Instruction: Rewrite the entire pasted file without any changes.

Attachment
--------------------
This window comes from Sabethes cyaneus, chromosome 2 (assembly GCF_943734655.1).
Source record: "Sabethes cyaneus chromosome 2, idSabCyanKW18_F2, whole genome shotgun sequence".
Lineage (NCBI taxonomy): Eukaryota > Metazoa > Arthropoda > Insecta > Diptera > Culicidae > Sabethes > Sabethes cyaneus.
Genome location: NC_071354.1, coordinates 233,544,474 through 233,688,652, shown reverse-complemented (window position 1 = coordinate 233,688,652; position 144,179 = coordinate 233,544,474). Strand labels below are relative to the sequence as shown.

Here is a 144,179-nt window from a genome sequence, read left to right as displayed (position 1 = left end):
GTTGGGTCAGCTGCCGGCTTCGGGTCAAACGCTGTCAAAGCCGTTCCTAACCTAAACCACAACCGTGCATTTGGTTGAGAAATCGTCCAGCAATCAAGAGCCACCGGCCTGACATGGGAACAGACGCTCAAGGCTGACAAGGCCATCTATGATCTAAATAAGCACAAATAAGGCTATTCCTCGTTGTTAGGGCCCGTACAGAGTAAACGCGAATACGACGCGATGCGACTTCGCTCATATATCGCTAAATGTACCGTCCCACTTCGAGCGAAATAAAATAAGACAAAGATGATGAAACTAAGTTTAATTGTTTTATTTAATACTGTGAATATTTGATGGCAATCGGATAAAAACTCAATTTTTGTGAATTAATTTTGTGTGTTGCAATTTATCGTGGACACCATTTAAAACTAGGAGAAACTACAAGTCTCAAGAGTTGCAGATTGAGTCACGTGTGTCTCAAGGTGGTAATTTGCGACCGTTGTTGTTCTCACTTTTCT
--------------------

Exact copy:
This window comes from Sabethes cyaneus, chromosome 2 (assembly GCF_943734655.1).
Source record: "Sabethes cyaneus chromosome 2, idSabCyanKW18_F2, whole genome shotgun sequence".
Lineage (NCBI taxonomy): Eukaryota > Metazoa > Arthropoda > Insecta > Diptera > Culicidae > Sabethes > Sabethes cyaneus.
Genome location: NC_071354.1, coordinates 233,544,474 through 233,688,652, shown reverse-complemented (window position 1 = coordinate 233,688,652; position 144,179 = coordinate 233,544,474). Strand labels below are relative to the sequence as shown.

Here is a 144,179-nt window from a genome sequence, read left to right as displayed (position 1 = left end):
GTTGGGTCAGCTGCCGGCTTCGGGTCAAACGCTGTCAAAGCCGTTCCTAACCTAAACCACAACCGTGCATTTGGTTGAGAAATCGTCCAGCAATCAAGAGCCACCGGCCTGACATGGGAACAGACGCTCAAGGCTGACAAGGCCATCTATGATCTAAATAAGCACAAATAAGGCTATTCCTCGTTGTTAGGGCCCGTACAGAGTAAACGCGAATACGACGCGATGCGACTTCGCTCATATATCGCTAAATGTACCGTCCCACTTCGAGCGAAATAAAATAAGACAAAGATGATGAAACTAAGTTTAATTGTTTTATTTAATACTGTGAATATTTGATGGCAATCGGATAAAAACTCAATTTTTGTGAATTAATTTTGTGTGTTGCAATTTATCGTGGACACCATTTAAAACTAGGAGAAACTACAAGTCTCAAGAGTTGCAGATTGAGTCACGTGTGTCTCAAGGTGGTAATTTGCGACCGTTGTTGTTCTCACTTTTCT